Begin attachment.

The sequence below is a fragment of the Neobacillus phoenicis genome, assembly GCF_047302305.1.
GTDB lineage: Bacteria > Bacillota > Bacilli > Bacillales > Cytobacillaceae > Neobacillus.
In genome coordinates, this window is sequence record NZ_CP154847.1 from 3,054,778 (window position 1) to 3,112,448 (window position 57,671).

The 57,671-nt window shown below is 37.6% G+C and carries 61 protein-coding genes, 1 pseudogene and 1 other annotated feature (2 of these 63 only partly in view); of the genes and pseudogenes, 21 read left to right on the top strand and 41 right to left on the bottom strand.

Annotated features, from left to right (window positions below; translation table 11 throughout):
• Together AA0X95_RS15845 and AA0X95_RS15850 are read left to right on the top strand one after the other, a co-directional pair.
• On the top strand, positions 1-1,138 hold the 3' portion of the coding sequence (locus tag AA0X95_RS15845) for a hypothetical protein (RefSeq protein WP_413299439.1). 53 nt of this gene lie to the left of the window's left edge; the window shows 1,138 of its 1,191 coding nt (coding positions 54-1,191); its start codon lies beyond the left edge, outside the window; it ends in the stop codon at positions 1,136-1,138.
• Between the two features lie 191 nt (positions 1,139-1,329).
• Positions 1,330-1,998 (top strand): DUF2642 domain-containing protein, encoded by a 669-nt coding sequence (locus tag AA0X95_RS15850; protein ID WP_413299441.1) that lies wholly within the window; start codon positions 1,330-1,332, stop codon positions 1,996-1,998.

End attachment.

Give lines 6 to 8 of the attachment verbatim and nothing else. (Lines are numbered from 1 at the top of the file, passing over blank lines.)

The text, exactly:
• Together AA0X95_RS15845 and AA0X95_RS15850 are read left to right on the top strand one after the other, a co-directional pair.
• On the top strand, positions 1-1,138 hold the 3' portion of the coding sequence (locus tag AA0X95_RS15845) for a hypothetical protein (RefSeq protein WP_413299439.1). 53 nt of this gene lie to the left of the window's left edge; the window shows 1,138 of its 1,191 coding nt (coding positions 54-1,191); its start codon lies beyond the left edge, outside the window; it ends in the stop codon at positions 1,136-1,138.
• Between the two features lie 191 nt (positions 1,139-1,329).